The Turkish lira weakened slightly against the dollar in quiet holiday trade on Friday as a bitter standoff dragged on between Ankara and Washington over the fate of an American pastor being tried in Turkey.
The lira eased to 6.1079 against the U.S. currency from a close of 6.0950, having weakened 1 percent on Thursday after Turkish President Tayyip Erdogan's spokesman accused the United States of waging "economic war".
Trading volumes were thin and probably largely offshore as Turkish markets are closed all week for the Muslim festival of Eid al-Adha. They will reopen on Monday.
The Turkish currency has this year lost 38 percent of its value against the dollar in a crisis fuelled both by investor concern over Erdogan's influence on monetary policy as well as the deepening row with the United States.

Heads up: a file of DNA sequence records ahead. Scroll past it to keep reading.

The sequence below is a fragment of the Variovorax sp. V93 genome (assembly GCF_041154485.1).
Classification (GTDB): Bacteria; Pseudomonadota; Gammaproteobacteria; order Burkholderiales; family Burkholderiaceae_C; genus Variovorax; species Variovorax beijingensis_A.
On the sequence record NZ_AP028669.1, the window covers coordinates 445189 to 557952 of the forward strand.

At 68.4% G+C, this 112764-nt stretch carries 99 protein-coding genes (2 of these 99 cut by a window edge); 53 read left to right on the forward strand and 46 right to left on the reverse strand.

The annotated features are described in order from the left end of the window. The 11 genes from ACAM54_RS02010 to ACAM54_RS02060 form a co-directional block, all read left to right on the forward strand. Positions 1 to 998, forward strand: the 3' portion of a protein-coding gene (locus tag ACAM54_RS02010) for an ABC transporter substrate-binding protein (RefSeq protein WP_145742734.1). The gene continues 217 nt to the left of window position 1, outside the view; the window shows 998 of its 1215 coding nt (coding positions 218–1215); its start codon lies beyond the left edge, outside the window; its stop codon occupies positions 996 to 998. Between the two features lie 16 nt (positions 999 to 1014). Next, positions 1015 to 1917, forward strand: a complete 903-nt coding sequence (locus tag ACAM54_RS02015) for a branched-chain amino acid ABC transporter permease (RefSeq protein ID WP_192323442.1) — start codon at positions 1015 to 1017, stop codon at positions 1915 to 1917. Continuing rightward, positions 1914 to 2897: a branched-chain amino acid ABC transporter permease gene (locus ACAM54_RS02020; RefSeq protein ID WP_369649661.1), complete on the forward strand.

U.S. President Donald Trump on Monday ruled out concessions to Ankara in return for the release of the pastor Andrew Brunson, who is being tried in Turkey on terrorism charges. Trump's national security adviser John Bolton said Ankara had made a "big mistake" by not freeing Brunson.
Erdogan spokesman Ibrahim Kalin responded to Bolton late on Wednesday, saying Washington must respect the legal process concerning the pastor and that Bolton's remarks showed the United States was targeting Turkey's economy.
Bolton had said he was sceptical about $15 billion of investment support from Qatar, saying it was "utterly insufficient to have an impact on Turkey's economy".